Winter squash include pumpkins and acorn, butternut, and spaghetti squash. These members of the (Cucurbitaceae) family vary in shape, color, size, and ﬂavor, but they do share some common characteristics. Their shells are hard and difﬁcult to pierce, enabling them to have long storage periods of one to six months. Their ﬂesh is mildly sweet in ﬂavor and ﬁnely grained in texture. Additionally, all have seed-containing hollow inner cavities.
Varieties of winter squash include:
- Acorn squash: This squash has harvest green skin speckled with orange patches, and pale yellow-orange ﬂesh. It has a very unique sweet, nutty, and peppery ﬂavor.
- Butternut squash: Shaped like a large pear, this squash has cream-colored skin, deep orange-colored ﬂesh, and a sweet ﬂavor.
- Hubbard squash: A larger-sized squash that can be dark green, grey—blue, or orange-red in color, the Hubbard’s ﬂavor is less sweet than many other varieties’.
- Pumpkins: Small sugar pumpkins are the culinary variety, weighing only a few pounds, as opposed to the larger varieties used to carve jack-o’-lanterns.
- spaghetti squash: A larger-sized, yellow squash with light colored ﬂesh that pulls away in strands resembling spaghetti when cooked.
- Turban squash: Green in color and either speckled or striped, this squash has an orange-yellow ﬂesh whose taste is reminiscent of hazelnuts.
Native to Central America, squash has been consumed for more than 10,000 years. Squash was ﬁrst cultivated speciﬁcally for its seeds, since early squash did not contain much ﬂesh and what it did contain was very bitter and unpalatable. Over time, the cultivation of squash spread throughout both North and South America.
Cultivation led to the development of varieties with a greater quantity of sweeter-tasting ﬂesh. Early explorers to the Western Hemisphere, including Christopher Columbus, brought squash back to Europe, where it was subsequently extensively cultivated. Today, the largest commercial producers of squash include China, Japan, Romania, Turkey, Italy, Egypt, and Argentina.
Pumpkin Nutritional Highlights
Winter squash, like other richly colored vegetables, are excellent sources of carotene—the richer the color, the richer the concentration. They are also a very good source of vitamins C and B 1, folic acid, pantothenic acid, potassium, and dietary ﬁber. In addition, winter squash is a good source of vitamin B 6 and niacin.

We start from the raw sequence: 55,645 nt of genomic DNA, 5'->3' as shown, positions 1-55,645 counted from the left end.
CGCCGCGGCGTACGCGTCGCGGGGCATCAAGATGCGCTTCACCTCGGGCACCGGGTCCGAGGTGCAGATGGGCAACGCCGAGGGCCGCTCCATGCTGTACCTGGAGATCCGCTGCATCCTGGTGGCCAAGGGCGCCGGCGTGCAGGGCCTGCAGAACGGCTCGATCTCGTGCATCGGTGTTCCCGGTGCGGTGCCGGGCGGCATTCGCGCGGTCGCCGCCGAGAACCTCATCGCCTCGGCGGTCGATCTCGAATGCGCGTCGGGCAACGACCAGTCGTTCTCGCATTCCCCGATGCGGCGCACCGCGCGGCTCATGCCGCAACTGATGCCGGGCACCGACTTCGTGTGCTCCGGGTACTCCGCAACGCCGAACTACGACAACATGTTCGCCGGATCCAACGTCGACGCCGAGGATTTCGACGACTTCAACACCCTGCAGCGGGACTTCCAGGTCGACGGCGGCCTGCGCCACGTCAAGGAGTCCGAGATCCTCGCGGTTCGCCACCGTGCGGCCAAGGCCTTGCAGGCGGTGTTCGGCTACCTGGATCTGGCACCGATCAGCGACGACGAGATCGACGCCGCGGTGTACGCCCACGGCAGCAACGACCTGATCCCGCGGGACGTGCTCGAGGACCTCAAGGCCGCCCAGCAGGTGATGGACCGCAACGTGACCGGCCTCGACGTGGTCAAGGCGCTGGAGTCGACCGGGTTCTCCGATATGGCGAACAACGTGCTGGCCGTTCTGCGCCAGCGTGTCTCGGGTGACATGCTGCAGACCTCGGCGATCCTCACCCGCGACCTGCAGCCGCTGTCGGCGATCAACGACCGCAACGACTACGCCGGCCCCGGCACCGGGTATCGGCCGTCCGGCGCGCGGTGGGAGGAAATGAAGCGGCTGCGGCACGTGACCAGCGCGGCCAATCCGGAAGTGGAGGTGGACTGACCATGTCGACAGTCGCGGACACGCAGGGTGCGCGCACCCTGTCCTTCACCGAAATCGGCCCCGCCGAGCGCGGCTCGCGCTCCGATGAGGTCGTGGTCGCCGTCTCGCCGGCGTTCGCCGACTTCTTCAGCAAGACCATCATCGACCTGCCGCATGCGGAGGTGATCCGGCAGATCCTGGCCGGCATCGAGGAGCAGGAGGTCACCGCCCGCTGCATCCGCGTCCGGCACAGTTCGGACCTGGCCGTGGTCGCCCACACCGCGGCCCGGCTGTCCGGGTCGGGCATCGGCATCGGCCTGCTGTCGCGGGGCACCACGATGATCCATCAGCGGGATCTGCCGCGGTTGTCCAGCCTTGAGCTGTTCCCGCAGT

Pumpkin Health Benefits
Winter squash, especially the darker—ﬂeshed varieties such as pumpkin and acorn, provide exceptional amounts of carotene. Like other carotene-rich vegetables, winter squash have been shown to exert a protective effect against many cancers, particularly lung cancer. In addition to cancer and heart disease, diets rich in carotene also appear to offer protection against developing type 2 diabetes, with pumpkin consumption being the most protective.
Pumpkin seeds have also been shown to be helpful in reducing symptoms of benign prostatic hyperplasia (BPH).
How To Select And Store Pumpkin
Winter squash is prone to decaying easily, so it is important to inspect it carefully before purchase. Choose winter squash that are ﬁrm, heavy for their size, and have dull, not glossy, rinds. The rind should be hard, as a soft rind may indicate that the squash is watery and lacking in ﬂavor. Avoid those with any signs of decay, which will manifest in spots that are water-soaked or mouldy.
Winter squash has a much longer storage life than summer squash. Depending upon the variety, it can be kept for between one and six months. It should be kept away from direct exposure to light and should not be subject to extreme heat or extreme cold. The ideal temperature for storing winter squash is between 50 and 60 degrees F/ 10 to 16 degrees C.
Once it is cut, cover the pieces of winter squash in cling ﬁlm and store them in the refrigerator, where they will keep for one to two days. The best way to freeze winter squash is to ﬁrst cut it into pieces of suitable size for individual recipes. Cooked winter squash will keep for three to ﬁve days refrigerated.
Tips For Preparing Pumpkin
Wash winter squash thoroughly under cold running water with a vegetable brush. If it has been waxed or is not organically grown, you will need to soak the squash in cold water with a mild solution of additive-free soap or use a produce wash and then gently scrub with a vegetable brush and rinse. After washing winter squash, cut it in half and remove the seeds and ﬁbrous material in the cavity. Depending upon the recipe preparation, you can use the winter squash either peeled or unpeeled.
Quick Serving Ideas for Pumpkin
- To cook halved squash, pierce it in several locations with a knife to allow any steam to escape, and then bake in a 350 degree F/180 degree C./gas 4 oven for 45 minutes to one hour, until a knife can be easily inserted near the stem. Top with a little butter and maple syrup or brown sugar.
- Spaghetti squash is often prepared as a substitute for spaghetti by baking or steaming it until the rind softens, usually 30 to 45 minutes; then it is cut in half lengthwise and the spaghetti strands are removed. You can top the “strings” of spaghetti squash with pasta sauce.
- Pumpkin and other varieties of winter squash, such as acorn and butternut, are often mashed like potatoes and either eaten as such or used in bread, cake, mufﬁn, and pie recipes.
- Top puréed, cooked winter squash with cinnamon and honey.
- Combine pureed, cooked winter squash with stewed apple and serve alone as a pudding-like dessert, or as a topping for pancakes, wafﬂes, and oatmeal.
- Steam cubes of winter squash for ﬁve minutes, and then dress with olive oil, tamari, ginger, and pumpkin seeds.
- Add cubes of winter squash to your favorite vegetable soup recipe.
Winter squash is not associated with any safety, issues.